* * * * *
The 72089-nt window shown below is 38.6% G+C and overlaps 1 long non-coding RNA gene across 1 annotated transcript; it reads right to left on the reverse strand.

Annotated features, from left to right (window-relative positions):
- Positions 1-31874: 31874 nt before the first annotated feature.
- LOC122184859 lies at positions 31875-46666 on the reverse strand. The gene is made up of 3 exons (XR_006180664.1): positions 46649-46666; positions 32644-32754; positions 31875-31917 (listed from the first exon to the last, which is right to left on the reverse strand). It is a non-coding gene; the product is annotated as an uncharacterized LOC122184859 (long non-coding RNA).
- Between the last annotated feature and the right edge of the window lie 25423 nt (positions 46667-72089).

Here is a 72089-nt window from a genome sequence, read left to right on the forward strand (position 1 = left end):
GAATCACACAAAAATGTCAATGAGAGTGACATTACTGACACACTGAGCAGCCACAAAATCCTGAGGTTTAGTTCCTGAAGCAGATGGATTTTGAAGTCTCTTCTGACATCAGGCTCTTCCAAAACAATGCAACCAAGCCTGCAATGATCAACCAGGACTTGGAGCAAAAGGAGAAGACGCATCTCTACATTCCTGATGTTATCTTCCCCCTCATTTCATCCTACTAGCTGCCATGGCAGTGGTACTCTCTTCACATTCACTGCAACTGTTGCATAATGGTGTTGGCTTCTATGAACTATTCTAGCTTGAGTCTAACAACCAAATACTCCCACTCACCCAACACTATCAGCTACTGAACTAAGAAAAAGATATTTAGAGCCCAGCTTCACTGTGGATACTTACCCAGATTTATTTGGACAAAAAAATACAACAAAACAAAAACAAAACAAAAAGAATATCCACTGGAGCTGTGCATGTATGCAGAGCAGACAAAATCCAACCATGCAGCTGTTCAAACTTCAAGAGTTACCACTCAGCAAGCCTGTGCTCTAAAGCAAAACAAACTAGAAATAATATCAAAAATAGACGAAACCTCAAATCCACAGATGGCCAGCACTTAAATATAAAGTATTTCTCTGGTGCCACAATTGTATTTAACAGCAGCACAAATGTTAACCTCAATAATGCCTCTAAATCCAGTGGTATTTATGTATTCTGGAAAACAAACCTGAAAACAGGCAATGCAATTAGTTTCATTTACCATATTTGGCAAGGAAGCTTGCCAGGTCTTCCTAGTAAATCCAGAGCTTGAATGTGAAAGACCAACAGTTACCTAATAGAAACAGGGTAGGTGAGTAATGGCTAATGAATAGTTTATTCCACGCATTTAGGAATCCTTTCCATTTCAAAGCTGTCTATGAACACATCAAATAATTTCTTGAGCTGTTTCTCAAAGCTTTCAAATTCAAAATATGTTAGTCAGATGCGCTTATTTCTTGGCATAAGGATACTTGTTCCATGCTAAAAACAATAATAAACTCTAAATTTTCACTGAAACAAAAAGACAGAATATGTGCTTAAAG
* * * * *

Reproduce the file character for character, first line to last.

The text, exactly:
The 72089-nt window shown below is 38.6% G+C and overlaps 1 long non-coding RNA gene across 1 annotated transcript; it reads right to left on the reverse strand.

Annotated features, from left to right (window-relative positions):
- Positions 1-31874: 31874 nt before the first annotated feature.
- LOC122184859 lies at positions 31875-46666 on the reverse strand. The gene is made up of 3 exons (XR_006180664.1): positions 46649-46666; positions 32644-32754; positions 31875-31917 (listed from the first exon to the last, which is right to left on the reverse strand). It is a non-coding gene; the product is annotated as an uncharacterized LOC122184859 (long non-coding RNA).
- Between the last annotated feature and the right edge of the window lie 25423 nt (positions 46667-72089).

Here is a 72089-nt window from a genome sequence, read left to right on the forward strand (position 1 = left end):
GAATCACACAAAAATGTCAATGAGAGTGACATTACTGACACACTGAGCAGCCACAAAATCCTGAGGTTTAGTTCCTGAAGCAGATGGATTTTGAAGTCTCTTCTGACATCAGGCTCTTCCAAAACAATGCAACCAAGCCTGCAATGATCAACCAGGACTTGGAGCAAAAGGAGAAGACGCATCTCTACATTCCTGATGTTATCTTCCCCCTCATTTCATCCTACTAGCTGCCATGGCAGTGGTACTCTCTTCACATTCACTGCAACTGTTGCATAATGGTGTTGGCTTCTATGAACTATTCTAGCTTGAGTCTAACAACCAAATACTCCCACTCACCCAACACTATCAGCTACTGAACTAAGAAAAAGATATTTAGAGCCCAGCTTCACTGTGGATACTTACCCAGATTTATTTGGACAAAAAAATACAACAAAACAAAAACAAAACAAAAAGAATATCCACTGGAGCTGTGCATGTATGCAGAGCAGACAAAATCCAACCATGCAGCTGTTCAAACTTCAAGAGTTACCACTCAGCAAGCCTGTGCTCTAAAGCAAAACAAACTAGAAATAATATCAAAAATAGACGAAACCTCAAATCCACAGATGGCCAGCACTTAAATATAAAGTATTTCTCTGGTGCCACAATTGTATTTAACAGCAGCACAAATGTTAACCTCAATAATGCCTCTAAATCCAGTGGTATTTATGTATTCTGGAAAACAAACCTGAAAACAGGCAATGCAATTAGTTTCATTTACCATATTTGGCAAGGAAGCTTGCCAGGTCTTCCTAGTAAATCCAGAGCTTGAATGTGAAAGACCAACAGTTACCTAATAGAAACAGGGTAGGTGAGTAATGGCTAATGAATAGTTTATTCCACGCATTTAGGAATCCTTTCCATTTCAAAGCTGTCTATGAACACATCAAATAATTTCTTGAGCTGTTTCTCAAAGCTTTCAAATTCAAAATATGTTAGTCAGATGCGCTTATTTCTTGGCATAAGGATACTTGTTCCATGCTAAAAACAATAATAAACTCTAAATTTTCACTGAAACAAAAAGACAGAATATGTGCTTAAAG